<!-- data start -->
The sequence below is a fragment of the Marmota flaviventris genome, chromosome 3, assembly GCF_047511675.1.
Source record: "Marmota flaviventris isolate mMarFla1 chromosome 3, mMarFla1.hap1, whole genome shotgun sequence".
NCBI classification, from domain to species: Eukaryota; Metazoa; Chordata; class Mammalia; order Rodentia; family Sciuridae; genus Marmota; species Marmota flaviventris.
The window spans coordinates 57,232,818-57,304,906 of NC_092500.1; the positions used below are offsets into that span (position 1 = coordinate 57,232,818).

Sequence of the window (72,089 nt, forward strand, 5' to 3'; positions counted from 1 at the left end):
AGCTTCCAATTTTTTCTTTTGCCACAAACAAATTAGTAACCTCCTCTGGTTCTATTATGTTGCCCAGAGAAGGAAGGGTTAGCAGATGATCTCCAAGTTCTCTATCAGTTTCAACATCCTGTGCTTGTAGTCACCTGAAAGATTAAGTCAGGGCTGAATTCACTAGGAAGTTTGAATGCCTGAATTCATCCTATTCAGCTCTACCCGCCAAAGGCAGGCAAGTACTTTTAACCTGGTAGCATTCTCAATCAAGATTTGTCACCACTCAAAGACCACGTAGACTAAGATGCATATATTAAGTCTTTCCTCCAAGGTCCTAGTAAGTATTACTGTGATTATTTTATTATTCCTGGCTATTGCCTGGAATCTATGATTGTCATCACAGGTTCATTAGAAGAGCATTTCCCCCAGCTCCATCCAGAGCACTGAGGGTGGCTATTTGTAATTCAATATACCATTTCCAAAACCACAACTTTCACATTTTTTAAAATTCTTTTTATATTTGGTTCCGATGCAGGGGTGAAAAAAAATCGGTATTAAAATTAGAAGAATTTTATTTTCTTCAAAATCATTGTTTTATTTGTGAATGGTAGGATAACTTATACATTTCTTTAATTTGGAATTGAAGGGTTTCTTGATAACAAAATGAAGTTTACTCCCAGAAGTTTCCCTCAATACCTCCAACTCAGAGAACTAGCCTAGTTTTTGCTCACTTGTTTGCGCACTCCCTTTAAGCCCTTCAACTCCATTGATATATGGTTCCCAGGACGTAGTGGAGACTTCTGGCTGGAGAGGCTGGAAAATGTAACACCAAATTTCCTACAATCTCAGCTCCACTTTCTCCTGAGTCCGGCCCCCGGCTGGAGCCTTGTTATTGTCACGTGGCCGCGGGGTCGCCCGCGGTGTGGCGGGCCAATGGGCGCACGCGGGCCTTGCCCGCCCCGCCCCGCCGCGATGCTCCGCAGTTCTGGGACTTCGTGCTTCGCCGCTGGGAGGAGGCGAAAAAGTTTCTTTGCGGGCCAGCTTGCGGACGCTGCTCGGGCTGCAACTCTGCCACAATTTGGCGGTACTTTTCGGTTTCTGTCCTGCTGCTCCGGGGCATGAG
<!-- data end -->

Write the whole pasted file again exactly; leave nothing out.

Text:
The sequence below is a fragment of the Marmota flaviventris genome, chromosome 3, assembly GCF_047511675.1.
Source record: "Marmota flaviventris isolate mMarFla1 chromosome 3, mMarFla1.hap1, whole genome shotgun sequence".
NCBI classification, from domain to species: Eukaryota; Metazoa; Chordata; class Mammalia; order Rodentia; family Sciuridae; genus Marmota; species Marmota flaviventris.
The window spans coordinates 57,232,818-57,304,906 of NC_092500.1; the positions used below are offsets into that span (position 1 = coordinate 57,232,818).

Sequence of the window (72,089 nt, forward strand, 5' to 3'; positions counted from 1 at the left end):
AGCTTCCAATTTTTTCTTTTGCCACAAACAAATTAGTAACCTCCTCTGGTTCTATTATGTTGCCCAGAGAAGGAAGGGTTAGCAGATGATCTCCAAGTTCTCTATCAGTTTCAACATCCTGTGCTTGTAGTCACCTGAAAGATTAAGTCAGGGCTGAATTCACTAGGAAGTTTGAATGCCTGAATTCATCCTATTCAGCTCTACCCGCCAAAGGCAGGCAAGTACTTTTAACCTGGTAGCATTCTCAATCAAGATTTGTCACCACTCAAAGACCACGTAGACTAAGATGCATATATTAAGTCTTTCCTCCAAGGTCCTAGTAAGTATTACTGTGATTATTTTATTATTCCTGGCTATTGCCTGGAATCTATGATTGTCATCACAGGTTCATTAGAAGAGCATTTCCCCCAGCTCCATCCAGAGCACTGAGGGTGGCTATTTGTAATTCAATATACCATTTCCAAAACCACAACTTTCACATTTTTTAAAATTCTTTTTATATTTGGTTCCGATGCAGGGGTGAAAAAAAATCGGTATTAAAATTAGAAGAATTTTATTTTCTTCAAAATCATTGTTTTATTTGTGAATGGTAGGATAACTTATACATTTCTTTAATTTGGAATTGAAGGGTTTCTTGATAACAAAATGAAGTTTACTCCCAGAAGTTTCCCTCAATACCTCCAACTCAGAGAACTAGCCTAGTTTTTGCTCACTTGTTTGCGCACTCCCTTTAAGCCCTTCAACTCCATTGATATATGGTTCCCAGGACGTAGTGGAGACTTCTGGCTGGAGAGGCTGGAAAATGTAACACCAAATTTCCTACAATCTCAGCTCCACTTTCTCCTGAGTCCGGCCCCCGGCTGGAGCCTTGTTATTGTCACGTGGCCGCGGGGTCGCCCGCGGTGTGGCGGGCCAATGGGCGCACGCGGGCCTTGCCCGCCCCGCCCCGCCGCGATGCTCCGCAGTTCTGGGACTTCGTGCTTCGCCGCTGGGAGGAGGCGAAAAAGTTTCTTTGCGGGCCAGCTTGCGGACGCTGCTCGGGCTGCAACTCTGCCACAATTTGGCGGTACTTTTCGGTTTCTGTCCTGCTGCTCCGGGGCATGAG